Marguerite (08:02):

So looking at the list, the categories are food and drink, music and entertainment, sports and recreation, culture and history.

Peggy (08:11):

And then shopping, fashion,

Marguerite (08:13):

Fashion. I love this. So that’s, I mean, that’s very clear. So depending on what you feel like doing that day or with those, I think the other thing that happens all the time is maybe you’re local. Maybe you feel like you’ve done everything, but now you’re like, Oh, my parents, I see this all the time. My parents are coming to town, what should I do with them? Like, my parents don’t like to walk a lot or aren’t able to walk a lot, but they wanna see some things like what can we drive to? Like, so this is such a nice thing for people who are, like, if they have friends that are into sports, what can we do sports wise if I’m not a person into sports? Right. So it’s so great.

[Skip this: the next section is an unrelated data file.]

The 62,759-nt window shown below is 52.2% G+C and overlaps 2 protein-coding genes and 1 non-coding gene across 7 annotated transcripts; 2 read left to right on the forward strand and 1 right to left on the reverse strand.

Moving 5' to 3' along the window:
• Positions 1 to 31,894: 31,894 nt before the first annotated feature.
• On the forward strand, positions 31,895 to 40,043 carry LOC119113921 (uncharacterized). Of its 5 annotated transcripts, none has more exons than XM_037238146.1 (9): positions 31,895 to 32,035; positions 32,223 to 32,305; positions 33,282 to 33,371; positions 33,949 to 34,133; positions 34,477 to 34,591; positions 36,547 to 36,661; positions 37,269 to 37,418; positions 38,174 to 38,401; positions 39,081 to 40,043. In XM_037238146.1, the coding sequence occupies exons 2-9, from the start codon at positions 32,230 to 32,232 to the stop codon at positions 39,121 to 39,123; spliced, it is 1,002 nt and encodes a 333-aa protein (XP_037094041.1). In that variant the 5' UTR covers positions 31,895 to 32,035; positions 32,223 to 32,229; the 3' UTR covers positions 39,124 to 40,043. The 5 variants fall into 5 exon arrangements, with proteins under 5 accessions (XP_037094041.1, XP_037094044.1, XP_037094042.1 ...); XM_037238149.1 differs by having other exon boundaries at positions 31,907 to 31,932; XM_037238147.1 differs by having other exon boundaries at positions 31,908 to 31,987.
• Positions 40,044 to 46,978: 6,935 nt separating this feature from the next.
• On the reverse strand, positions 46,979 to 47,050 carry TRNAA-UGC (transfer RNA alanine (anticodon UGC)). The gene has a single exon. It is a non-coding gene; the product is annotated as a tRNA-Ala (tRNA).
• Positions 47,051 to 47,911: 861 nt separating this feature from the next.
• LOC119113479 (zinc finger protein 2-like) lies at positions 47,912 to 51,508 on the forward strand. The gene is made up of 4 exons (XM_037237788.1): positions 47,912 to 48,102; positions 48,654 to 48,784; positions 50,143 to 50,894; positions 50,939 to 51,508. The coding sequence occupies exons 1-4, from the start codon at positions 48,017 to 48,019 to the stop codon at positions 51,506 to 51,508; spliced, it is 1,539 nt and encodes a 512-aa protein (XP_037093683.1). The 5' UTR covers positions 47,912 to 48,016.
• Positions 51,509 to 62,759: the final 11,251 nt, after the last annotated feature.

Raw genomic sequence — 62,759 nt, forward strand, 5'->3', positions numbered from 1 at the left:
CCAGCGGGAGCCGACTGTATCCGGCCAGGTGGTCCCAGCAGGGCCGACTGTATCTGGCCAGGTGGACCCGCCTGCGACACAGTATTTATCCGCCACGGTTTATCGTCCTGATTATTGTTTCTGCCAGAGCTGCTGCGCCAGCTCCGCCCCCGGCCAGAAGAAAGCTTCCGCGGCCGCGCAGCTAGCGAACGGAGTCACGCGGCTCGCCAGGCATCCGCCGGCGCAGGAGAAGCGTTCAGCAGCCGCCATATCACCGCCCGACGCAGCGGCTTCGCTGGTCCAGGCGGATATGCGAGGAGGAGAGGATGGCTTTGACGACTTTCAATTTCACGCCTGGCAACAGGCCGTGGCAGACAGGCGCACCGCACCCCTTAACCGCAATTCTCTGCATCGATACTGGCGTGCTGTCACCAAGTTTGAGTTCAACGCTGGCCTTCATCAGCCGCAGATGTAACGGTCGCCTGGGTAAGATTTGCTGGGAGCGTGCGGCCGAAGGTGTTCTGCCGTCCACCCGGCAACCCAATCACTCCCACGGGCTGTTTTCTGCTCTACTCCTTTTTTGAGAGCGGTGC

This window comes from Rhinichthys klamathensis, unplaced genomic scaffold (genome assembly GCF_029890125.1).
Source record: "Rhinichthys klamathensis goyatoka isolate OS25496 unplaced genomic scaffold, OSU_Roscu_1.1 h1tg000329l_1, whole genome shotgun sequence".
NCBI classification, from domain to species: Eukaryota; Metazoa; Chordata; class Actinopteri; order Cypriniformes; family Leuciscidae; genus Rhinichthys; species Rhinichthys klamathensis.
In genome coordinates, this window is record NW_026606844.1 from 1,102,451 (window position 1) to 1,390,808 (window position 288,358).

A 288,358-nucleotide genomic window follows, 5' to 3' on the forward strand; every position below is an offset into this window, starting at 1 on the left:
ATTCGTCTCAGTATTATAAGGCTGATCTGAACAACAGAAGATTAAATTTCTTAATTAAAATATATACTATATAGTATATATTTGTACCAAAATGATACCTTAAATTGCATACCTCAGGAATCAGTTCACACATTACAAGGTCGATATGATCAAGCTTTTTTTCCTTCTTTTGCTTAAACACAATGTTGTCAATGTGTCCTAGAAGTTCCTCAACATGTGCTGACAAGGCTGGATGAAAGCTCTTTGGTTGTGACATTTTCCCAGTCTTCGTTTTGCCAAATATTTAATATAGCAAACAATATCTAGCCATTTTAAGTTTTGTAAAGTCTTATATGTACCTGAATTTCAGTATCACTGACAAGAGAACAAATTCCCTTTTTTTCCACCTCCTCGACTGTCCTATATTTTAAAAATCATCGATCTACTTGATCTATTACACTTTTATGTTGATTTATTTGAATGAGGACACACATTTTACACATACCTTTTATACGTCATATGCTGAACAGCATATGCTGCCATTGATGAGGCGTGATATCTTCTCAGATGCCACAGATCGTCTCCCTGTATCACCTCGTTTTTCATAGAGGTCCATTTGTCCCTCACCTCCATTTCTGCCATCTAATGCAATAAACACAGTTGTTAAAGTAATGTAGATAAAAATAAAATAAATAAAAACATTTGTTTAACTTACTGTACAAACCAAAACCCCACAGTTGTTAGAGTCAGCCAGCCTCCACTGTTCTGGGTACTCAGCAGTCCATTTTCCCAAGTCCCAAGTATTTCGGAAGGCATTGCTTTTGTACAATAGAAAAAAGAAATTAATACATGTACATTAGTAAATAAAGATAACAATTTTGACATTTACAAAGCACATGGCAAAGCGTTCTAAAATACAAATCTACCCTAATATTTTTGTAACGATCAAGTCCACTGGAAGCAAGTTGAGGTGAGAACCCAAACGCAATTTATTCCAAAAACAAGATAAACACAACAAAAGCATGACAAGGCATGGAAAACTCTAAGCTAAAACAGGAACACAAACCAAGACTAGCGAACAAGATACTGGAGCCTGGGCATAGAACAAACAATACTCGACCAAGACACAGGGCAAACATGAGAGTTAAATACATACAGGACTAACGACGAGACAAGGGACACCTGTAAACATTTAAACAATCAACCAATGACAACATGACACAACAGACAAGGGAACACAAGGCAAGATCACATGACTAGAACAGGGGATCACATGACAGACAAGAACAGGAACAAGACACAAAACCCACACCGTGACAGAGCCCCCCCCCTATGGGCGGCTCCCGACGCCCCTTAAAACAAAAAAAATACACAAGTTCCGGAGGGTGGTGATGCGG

Peggy (08:40):

Well one of the things, uh, one of some of the other writers of this series recommended is to use it like a passport. And so see if you can do all a hundred things, even if you’ve done ’em before, Oh my god, you know, go to that restaurant, get somebody to just sign it for you. And there’s enough space in the book so you can write little notes like, I went here on this date and with so and so and then it becomes a nice souvenir of your time in Tacoma. Oh,

Marguerite (09:03):

That’s super cool. Yeah, I see that now there’s space on each page to make your own notes. That’s cool.

Peggy (09:08):

And then another option is just to say, I have no idea what I wanna do today. And just open the book and go do that. See, see what you end up with. Yeah. And then it’s also a good, um, trigger to get people to visit you. So you know, if you want your family to come

Marguerite (09:21):

Visit, send them a copy in

Peggy (09:23):

The book. Send a copy of the book. Yeah.

Marguerite (09:24):

Christmas present. Yeah,

Peggy (09:25):


Marguerite (09:26):